This week the Education Ministry ordered special lessons to be held on tolerance and the value of human life, after surveys showed substantial support for the slaughter.
The mass circulation daily paper, Yedioth Ahronot, which surveyed pupils at a middle class school in Jerusalem, found that almost all those questioned praised the massacre. 'It was a mitzva (commandment of the Jewish law),' said Nir Ezra, 17. 'He should have taken grenades.'
Joe Kolodner, head of the ministry's school psychology department, told the newspaper: 'If after 45 years a generation has grown up here who think that what happened in Hebron is OK, that is a sign that there is a deep crisis in Israeli society.'
While many teenagers are uninhibited in their backing for the massacre, a significant number of their parents are also lending tacit, sometimes open, support. Yitzhak Rabin, the Israeli Prime Minister, along with most political leaders, intellectuals and media commentators, has loudly condemned the atrocity, but significant numbers of ordinary Israelis heavily qualify their criticism of the killings. Many declare that the Arabs 'got what they deserve'.
An opinion poll published on Monday showed that 50 per cent of Israelis believe that Jewish settlers should remain in Hebron, and 76 per cent said the government should not disarm settlers.
Liberal Jewish religious leaders say they are deeply disturbed by the readiness of many Israelis to justify Goldstein's act on religious grounds, and are already moving to try to halt what they term 'dangerous' and 'demonic' interpretations of Judaism which 'by osmosis' are entering the common language of ordinary people inside Israel proper. Yesterday a group of 'Rabbis for Peace', Netivot Shalom, held an unprecedented demonstration outside the chief Rabbinate, which they say has not gone far enough to condemn the atrocity. 'We are concerned about the moral wellbeing of the Jewish people. There is a growing demonic interpretation of Judaism and our responsiblity is to show very clearly that the interpretation of Judaism given by this murderer is not Jewish. It should be placed outside the law and outside Judaism,' said Moshe Halbertal, a Netivot Shalom leader, yesterday.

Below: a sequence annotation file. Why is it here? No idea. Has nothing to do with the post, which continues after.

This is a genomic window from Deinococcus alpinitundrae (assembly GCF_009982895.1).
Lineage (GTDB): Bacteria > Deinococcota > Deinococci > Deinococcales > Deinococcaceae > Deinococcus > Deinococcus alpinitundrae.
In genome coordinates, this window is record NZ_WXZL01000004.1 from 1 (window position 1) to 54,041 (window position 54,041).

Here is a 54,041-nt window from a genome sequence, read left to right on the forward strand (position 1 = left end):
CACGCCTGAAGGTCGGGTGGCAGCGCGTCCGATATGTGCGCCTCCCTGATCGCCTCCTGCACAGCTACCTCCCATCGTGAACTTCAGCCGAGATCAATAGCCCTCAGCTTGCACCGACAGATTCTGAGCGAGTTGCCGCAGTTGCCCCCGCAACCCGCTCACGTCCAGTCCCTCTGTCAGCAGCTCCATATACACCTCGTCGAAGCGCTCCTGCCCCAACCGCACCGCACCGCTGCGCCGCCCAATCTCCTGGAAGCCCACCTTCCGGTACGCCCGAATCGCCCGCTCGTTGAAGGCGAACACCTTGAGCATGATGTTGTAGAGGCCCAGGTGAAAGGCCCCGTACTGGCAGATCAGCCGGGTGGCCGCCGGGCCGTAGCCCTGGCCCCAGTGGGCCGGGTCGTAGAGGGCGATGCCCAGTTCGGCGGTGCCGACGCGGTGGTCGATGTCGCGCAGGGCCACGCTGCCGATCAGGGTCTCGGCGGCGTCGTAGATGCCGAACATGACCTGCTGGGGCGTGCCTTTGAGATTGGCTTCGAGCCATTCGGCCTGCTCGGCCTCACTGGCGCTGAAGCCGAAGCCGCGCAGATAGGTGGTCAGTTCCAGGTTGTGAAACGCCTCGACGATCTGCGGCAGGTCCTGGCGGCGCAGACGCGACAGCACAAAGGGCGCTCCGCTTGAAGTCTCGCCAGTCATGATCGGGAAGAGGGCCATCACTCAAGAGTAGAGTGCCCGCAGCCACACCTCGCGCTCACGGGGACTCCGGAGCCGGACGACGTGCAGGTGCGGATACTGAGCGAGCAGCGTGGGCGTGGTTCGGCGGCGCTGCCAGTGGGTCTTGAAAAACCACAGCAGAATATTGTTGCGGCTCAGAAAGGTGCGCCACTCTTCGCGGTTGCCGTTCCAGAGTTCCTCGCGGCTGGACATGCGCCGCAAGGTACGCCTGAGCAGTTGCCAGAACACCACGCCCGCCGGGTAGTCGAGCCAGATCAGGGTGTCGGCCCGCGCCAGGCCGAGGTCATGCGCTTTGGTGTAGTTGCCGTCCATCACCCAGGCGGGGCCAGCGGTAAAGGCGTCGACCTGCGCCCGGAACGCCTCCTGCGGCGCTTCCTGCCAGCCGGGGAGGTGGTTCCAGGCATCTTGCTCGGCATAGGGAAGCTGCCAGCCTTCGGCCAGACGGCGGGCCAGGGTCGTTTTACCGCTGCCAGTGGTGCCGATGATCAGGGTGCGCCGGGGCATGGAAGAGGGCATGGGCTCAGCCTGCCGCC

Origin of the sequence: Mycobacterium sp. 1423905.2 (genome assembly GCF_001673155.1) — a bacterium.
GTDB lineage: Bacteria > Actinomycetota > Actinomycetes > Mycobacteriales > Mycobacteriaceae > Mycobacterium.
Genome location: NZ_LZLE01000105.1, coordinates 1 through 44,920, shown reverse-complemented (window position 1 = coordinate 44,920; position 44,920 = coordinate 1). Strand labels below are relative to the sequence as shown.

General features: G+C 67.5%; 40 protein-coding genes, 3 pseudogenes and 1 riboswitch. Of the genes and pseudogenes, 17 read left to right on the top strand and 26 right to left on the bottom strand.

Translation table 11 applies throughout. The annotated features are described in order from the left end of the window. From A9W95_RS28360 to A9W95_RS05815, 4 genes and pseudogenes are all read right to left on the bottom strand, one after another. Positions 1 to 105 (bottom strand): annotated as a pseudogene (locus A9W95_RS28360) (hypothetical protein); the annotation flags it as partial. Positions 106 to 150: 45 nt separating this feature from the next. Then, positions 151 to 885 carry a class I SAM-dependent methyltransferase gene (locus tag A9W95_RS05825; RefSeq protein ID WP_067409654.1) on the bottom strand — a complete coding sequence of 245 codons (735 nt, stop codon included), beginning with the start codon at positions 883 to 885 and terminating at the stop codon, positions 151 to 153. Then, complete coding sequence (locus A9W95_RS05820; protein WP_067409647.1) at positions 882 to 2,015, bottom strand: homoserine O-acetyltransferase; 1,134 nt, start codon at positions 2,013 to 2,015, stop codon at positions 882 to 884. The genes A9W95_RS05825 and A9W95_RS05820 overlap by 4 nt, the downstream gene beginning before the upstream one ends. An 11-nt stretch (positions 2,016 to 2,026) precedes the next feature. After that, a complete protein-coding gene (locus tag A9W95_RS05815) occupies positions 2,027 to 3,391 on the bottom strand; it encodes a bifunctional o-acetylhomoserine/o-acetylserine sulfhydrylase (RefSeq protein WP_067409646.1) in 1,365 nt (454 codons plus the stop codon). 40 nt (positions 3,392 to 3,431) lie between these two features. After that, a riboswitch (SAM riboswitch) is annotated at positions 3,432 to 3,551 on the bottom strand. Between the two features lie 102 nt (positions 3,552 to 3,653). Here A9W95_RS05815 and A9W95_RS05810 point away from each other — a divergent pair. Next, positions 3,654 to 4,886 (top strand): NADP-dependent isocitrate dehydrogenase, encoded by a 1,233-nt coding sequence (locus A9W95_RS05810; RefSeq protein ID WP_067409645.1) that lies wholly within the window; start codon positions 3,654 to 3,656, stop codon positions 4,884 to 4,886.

Despite three years of peace negotiations and the election last year of a peace-making Labour government, paranoia and fear remain deeply rooted in the Israeli psyche, leading to fierce anti-Arab sentiments.
Most young Israelis only experience 'Arabs' when they are sent to subdue their volatile neighbours, or when they see the image of the Palestinian 'terrorist' standing up to Israeli forces, played over and over again on television.
What the response to the massacre confirms is that the support given to the peace moves among many Israelis did not spring from feelings of generosity towards Palestinians, but out of a desperate desire to shake off the loathed burden of the occupation. 'The desire of Israelis for a political solution largely stemmed out of fear of the other side,' said Yizhar Be'er, director of B'Tselem, the Israeli human rights group.
Mr Rabin has made clear his personal disgust for Baruch Goldstein and his kind. In an emotional speech to the Knesset, he said: 'As a Jew, as an Israeli, as a man and as a human being, I am shamed over the disgrace imposed upon us by a degenerate murderer.'
Nevertheless, the overall message from the government has been mixed. Mr Rabin's comments have been neutralised by his failure to fit deeds to words. So far the government has refused to remove even the most hardline settlers from Hebron, and has issued detention orders against only five, of which only two have been apprehended.
On Wednesday and again yesterday, Mr Rabin's words were mocked by a 'wanted' Jewish militant, Merzl Barouch, who - still at liberty - was able to call into radio stations and news agencies on his mobile phone, declaring that more massacres were to come.
Israel's political and military leaders have done little to explain the true horror of Hebron, stressing again and again that Goldstein was a one-off 'lunatic' and not a symptom of a whole extremist ideology.
Since the massacre the Israeli government has punished the 2 million Palestinian population by placing them under curfew. As a result Palestinian anger has surged up again, and Israelis sit at home watching 'the Arabs' behaving violently towards 'the Jews'. The cycle of hatred is being fuelled once again.
Conor Cruise O'Brien, page 18